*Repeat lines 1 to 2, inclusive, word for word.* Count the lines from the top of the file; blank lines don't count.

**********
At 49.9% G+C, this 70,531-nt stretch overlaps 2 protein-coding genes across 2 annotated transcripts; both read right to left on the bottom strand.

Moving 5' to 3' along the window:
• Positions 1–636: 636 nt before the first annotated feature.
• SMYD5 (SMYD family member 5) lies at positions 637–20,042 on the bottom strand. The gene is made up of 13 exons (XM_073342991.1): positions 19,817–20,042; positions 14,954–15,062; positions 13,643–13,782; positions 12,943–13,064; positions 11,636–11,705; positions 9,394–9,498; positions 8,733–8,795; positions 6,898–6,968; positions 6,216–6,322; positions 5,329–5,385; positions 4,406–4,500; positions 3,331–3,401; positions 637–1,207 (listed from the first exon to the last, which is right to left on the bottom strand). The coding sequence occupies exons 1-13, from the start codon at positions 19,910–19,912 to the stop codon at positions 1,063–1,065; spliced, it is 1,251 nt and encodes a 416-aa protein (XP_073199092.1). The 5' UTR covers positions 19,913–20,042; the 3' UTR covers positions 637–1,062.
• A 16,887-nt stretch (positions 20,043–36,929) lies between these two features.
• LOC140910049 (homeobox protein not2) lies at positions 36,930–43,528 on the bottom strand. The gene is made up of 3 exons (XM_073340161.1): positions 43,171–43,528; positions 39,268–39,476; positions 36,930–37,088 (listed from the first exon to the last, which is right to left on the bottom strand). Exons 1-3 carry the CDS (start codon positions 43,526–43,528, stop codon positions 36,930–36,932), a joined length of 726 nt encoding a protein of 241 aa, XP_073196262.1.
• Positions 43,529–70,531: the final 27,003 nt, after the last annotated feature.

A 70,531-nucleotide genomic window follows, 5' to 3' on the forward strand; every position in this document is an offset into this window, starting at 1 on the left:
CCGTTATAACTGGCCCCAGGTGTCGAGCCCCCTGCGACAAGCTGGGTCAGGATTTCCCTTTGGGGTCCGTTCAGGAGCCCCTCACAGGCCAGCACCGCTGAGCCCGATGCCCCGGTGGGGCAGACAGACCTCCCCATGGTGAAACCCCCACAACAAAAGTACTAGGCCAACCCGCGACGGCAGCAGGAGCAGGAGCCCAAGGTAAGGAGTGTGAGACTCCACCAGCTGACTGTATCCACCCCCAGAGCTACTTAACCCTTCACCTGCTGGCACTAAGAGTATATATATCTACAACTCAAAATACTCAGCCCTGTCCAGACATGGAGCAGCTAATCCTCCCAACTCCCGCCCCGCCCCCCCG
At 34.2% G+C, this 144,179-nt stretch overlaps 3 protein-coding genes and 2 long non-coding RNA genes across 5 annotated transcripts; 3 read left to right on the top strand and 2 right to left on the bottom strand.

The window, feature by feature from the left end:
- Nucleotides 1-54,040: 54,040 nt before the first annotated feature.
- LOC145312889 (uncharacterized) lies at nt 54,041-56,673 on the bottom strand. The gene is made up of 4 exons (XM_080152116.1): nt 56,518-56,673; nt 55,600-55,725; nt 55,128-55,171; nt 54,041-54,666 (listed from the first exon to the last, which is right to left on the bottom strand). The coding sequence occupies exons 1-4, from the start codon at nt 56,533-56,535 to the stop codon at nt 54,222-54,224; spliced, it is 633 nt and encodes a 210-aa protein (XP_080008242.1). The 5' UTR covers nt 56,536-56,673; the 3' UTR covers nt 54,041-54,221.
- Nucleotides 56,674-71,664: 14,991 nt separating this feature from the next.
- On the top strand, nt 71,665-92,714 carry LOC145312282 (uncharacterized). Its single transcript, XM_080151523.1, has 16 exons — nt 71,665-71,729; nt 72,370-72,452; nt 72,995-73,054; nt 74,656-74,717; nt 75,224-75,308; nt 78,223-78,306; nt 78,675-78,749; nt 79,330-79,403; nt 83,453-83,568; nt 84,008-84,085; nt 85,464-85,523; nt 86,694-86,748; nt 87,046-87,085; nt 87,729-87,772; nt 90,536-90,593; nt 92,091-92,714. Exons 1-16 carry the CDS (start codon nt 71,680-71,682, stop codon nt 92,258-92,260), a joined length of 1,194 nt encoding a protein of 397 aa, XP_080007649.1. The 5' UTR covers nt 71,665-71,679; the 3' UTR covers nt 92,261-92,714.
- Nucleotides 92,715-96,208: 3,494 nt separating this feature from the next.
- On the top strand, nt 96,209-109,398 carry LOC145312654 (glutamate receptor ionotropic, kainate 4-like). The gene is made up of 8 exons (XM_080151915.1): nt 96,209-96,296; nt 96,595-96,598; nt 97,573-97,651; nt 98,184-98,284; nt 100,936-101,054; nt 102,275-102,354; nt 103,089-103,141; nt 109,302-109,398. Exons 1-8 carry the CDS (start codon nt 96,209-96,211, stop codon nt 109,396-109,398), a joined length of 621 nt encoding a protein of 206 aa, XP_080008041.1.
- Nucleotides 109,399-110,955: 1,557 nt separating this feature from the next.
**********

At 49.9% G+C, this 70,531-nt stretch overlaps 2 protein-coding genes across 2 annotated transcripts; both read right to left on the bottom strand.

Moving 5' to 3' along the window: